Against the backdrop of Iran’s education crisis, the Ministry of Education, under the government of Ebrahim Raisi, grapples with unprecedented challenges.

This crisis extends beyond the shortage of teachers and classrooms to a fundamental shift in priorities, where ideological influence takes precedence over addressing critical issues within the education system.

In this context, the advisor to the Minister of Education, Hamid Nikzad, recently unveiled a strategic move—the establishment of seminary-affiliated schools—as part of a broader initiative to infuse religious teachings into the educational landscape.

Amidst the myriad challenges confronting the Ministry of Education in Ebrahim Raisi’s administration, officials have chosen to prioritize ideological influence over addressing the pressing issues faced by schools, students, and teachers.

Hamid Nikzad, the advisor to the Minister of Education, announced the establishment of schools affiliated with the seminary, expressing the hope that this initiative would play a significant role in promoting Iranian-Islamic culture.

Nikzad also disclosed the continuation of projects such as ‘Amin’ and ‘Mosque, School, and Home,’ urging improvements in their quality. The ‘Amin’ project focuses on recruiting students for the “propagation of Islamic education and addressing students’ religious doubts” in Iranian schools.

Currently implemented in 7,000 schools across Iran. The attention now turns to the upcoming year’s budget, with the anticipation of increased funding for ideological measures, leveraging national unrest and teacher and student protests.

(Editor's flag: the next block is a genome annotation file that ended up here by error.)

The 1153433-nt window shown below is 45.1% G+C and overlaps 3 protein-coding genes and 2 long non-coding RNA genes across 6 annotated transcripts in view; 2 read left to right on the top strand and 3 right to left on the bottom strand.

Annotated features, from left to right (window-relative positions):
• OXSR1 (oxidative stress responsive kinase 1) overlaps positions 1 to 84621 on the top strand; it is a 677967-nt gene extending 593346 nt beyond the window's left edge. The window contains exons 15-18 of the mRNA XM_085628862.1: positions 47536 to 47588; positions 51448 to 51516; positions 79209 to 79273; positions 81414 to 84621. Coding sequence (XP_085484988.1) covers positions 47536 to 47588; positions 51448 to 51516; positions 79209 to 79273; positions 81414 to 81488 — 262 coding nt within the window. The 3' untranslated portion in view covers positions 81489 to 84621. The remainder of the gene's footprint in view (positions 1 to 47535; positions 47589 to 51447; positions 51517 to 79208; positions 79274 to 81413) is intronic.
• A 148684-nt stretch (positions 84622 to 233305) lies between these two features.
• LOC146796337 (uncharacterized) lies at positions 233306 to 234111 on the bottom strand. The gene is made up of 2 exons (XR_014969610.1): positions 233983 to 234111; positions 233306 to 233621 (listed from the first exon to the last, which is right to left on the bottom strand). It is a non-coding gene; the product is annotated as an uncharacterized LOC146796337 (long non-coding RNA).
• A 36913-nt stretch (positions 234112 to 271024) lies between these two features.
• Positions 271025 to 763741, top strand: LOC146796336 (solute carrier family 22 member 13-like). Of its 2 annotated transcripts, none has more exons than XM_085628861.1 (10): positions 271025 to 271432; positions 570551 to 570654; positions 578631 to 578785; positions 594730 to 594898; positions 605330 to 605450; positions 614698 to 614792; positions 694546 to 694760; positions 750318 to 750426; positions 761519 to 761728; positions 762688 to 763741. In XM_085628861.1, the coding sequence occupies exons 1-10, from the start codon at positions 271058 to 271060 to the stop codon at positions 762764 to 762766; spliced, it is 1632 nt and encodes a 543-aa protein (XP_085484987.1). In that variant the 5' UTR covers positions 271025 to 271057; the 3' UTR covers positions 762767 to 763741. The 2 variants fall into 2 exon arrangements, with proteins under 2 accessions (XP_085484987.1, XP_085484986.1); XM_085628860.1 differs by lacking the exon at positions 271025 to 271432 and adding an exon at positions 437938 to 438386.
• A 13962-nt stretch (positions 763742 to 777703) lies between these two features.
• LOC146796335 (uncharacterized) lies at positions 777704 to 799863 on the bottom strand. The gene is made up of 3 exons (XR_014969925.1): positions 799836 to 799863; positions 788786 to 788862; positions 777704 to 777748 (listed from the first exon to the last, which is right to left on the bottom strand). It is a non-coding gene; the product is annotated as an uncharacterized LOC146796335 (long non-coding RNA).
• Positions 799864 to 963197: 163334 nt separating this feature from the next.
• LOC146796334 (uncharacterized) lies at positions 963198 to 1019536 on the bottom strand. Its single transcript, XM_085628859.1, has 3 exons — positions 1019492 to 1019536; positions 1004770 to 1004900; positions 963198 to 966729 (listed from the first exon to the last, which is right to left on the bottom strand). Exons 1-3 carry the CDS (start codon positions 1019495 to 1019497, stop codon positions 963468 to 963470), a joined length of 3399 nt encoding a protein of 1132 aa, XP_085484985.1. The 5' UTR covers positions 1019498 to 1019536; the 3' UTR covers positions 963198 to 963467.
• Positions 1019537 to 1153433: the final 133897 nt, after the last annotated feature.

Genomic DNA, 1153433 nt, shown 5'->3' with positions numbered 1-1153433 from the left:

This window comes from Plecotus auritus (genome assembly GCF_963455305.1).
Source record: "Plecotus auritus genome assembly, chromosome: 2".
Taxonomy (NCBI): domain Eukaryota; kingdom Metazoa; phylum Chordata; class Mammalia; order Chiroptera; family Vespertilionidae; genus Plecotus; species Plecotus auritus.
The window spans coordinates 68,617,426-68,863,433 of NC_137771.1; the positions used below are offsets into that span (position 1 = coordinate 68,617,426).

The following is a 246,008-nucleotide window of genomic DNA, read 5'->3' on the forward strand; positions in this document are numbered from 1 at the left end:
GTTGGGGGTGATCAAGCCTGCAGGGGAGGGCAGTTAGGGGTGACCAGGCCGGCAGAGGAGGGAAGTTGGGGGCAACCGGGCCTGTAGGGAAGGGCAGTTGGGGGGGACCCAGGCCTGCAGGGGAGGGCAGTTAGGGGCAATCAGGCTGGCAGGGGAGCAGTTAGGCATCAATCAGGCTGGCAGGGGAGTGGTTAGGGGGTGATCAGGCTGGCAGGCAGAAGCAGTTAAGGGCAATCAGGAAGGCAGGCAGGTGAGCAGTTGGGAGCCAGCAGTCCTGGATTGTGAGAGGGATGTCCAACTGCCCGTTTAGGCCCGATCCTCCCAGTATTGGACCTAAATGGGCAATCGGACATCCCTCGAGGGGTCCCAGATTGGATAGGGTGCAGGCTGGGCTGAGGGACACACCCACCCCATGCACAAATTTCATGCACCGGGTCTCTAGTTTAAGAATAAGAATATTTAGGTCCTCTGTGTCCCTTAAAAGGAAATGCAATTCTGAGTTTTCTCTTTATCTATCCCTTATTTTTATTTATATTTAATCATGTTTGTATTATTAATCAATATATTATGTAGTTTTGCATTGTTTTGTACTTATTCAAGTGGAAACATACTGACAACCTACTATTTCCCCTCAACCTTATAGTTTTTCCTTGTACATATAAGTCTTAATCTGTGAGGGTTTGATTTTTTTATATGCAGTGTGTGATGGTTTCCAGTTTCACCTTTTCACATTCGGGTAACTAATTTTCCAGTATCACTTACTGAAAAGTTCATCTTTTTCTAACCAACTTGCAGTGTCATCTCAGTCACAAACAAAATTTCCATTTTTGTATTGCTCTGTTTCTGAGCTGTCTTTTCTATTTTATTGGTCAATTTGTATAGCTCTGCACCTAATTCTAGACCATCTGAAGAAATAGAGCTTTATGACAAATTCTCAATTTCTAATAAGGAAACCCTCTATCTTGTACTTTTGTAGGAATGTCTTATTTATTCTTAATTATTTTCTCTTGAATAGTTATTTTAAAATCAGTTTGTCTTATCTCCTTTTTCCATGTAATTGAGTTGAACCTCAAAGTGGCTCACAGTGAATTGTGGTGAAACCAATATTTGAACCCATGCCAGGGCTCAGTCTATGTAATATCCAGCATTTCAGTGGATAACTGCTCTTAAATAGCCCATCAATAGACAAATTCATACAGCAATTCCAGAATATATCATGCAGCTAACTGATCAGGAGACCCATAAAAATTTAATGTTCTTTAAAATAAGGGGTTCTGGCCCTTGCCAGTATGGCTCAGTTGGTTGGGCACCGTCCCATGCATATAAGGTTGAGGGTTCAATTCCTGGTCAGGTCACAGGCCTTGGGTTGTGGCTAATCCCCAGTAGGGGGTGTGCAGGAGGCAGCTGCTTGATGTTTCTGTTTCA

These plans involve seminary students intermittently attending schools, unconcerned about employment, as they propagate religious values, hijab, and the Islamic Republic system.

Religious groups close to the government are actively seeking a share of the budget by presenting a balance sheet and defining ideological projects before the budget bill’s approval.

Nikzad, referring to these plans, advocated for stronger connections between mosques and schools, emphasizing the need to involve students directly in this process.

Simultaneously, reports reveal that approximately 100,000 classrooms nationwide lack teachers, with a shortage of 14,500 teachers reported in Sistan and Baluchistan province. Additionally, Ilam’s representative highlighted shortages in 506 schools within the province.

Last week, the secretary of seminary cooperation and education addressed the recruitment of female students for schools, emphasizing their training in fields like “religious education of children and adolescents.”

Despite concerns about their selection, he argued that the presence of female students as elementary teachers aligns with the Islamic evolution of education.

While education budgets are allocated to scholars and seminaries, issues such as teacher shortages, inadequate schools, non-standardized educational institutions, and insufficient school services persist without viable solutions.

Deputy Minister of Education Hamidreza Khan Mohammadi expressed concern about 3.5 million students studying in hazardous schools, attributing this to the transformation of Iran’s primary schools into literary institutions.

Reports also surfaced about the presence of IRGC forces in schools, allegedly aimed at countering dissenting voices among students.

The overarching concern is that, despite fundamental education needs, the government, IRGC, seminaries, and security institutions prioritize advancing the regime’s goals in schools, overshadowing the essential requirements of students in the educational landscape.

Source » irannewsupdate